TKI Duration and Molecular Response Pivotal for Survival With Chronic Myeloid Leukemia

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For patients with chronic myeloid leukemia (CML), relapse-free remission with deep molecular response is possible.
For patients with chronic myeloid leukemia (CML), relapse-free remission with deep molecular response is possible.

For patients with chronic myeloid leukemia (CML), relapse-free remission with deep molecular response is possible, though the duration of tyrosine kinase inhibitor (TKI) treatment is important, according to a study presented at the European Hematology Association's 21st congress.1

Researchers enrolled 868 patients in the chronic phase of CML to determine the optimal time for discontinuing TKI treatment. Of the enrolled patients, data from 772 were evaluated; time from diagnosis to TKI discontinuation varied from 36.7 months to 270.7 months, with a median of 92.7 months.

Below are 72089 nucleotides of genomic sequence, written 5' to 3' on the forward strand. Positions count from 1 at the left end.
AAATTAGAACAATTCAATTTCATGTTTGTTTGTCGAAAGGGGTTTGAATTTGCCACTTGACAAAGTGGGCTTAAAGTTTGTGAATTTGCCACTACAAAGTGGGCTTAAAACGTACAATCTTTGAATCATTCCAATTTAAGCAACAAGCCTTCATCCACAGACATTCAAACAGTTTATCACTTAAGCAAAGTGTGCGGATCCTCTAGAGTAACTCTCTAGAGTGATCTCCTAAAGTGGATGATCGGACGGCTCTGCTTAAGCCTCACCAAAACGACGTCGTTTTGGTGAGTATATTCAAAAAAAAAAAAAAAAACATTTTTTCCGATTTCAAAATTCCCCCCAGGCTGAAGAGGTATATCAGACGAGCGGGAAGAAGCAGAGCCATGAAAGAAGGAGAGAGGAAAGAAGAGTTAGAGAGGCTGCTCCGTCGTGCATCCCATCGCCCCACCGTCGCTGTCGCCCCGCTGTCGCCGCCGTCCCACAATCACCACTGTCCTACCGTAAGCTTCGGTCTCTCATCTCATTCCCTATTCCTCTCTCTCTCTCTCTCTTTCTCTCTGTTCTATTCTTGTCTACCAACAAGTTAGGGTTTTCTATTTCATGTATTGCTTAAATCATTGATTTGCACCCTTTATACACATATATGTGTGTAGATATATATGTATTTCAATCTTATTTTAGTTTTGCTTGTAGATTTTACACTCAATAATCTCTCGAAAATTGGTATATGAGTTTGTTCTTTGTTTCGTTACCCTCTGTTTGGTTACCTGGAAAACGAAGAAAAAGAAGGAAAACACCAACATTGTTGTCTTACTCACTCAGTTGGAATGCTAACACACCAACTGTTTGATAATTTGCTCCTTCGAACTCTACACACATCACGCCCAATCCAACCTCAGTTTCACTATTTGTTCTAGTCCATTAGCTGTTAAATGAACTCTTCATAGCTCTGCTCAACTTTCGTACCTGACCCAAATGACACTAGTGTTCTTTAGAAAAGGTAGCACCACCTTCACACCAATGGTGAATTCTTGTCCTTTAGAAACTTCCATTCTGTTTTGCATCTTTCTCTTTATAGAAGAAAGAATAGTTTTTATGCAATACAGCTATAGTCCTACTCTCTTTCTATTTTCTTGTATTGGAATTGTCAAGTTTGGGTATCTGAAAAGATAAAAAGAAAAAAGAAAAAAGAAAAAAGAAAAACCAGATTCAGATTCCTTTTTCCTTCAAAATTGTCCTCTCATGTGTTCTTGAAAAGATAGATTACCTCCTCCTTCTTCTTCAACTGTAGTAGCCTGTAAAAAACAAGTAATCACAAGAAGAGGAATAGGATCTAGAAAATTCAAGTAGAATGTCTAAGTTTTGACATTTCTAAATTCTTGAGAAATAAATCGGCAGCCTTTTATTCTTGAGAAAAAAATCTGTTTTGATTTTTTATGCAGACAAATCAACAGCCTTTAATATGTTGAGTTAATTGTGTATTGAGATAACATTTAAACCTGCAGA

Molecular relapse-free survival was 62% at 6 months, 56% at 12 months, and 51% at 24 months. Duration of TKI treatment was positively correlated with the duration of a deep molecular response, defined as bcr-abl levels in blood samples being 4 logs lower than before treatment (MR4).

RELATED: Life Expectancy of Patients With CML Greatly Improved, but at What Cost?

Researchers involved in this EURO-SKI study plan a 3 year follow-up; the authors concluded that duration of TKI treatment and MR4 prior to discontinuation are pivotal for relapse-free survival. Imatinib made up 94% of first-line TKIs for patients enrolled in this study; dasatinib and nilotinib made up 2% and 4%, respectively.

Reference

  1. Richter J, Mahon F, Guilhot J, et al. Stopping tyrosine kinase inhibitors in a very large cohort of chronic myeloid leukemia patients: results of the EURO-SKI trial. Paper presented at: 21st Congress of the European Hematology Association; June 2016; Copenhagen, Denmark.  

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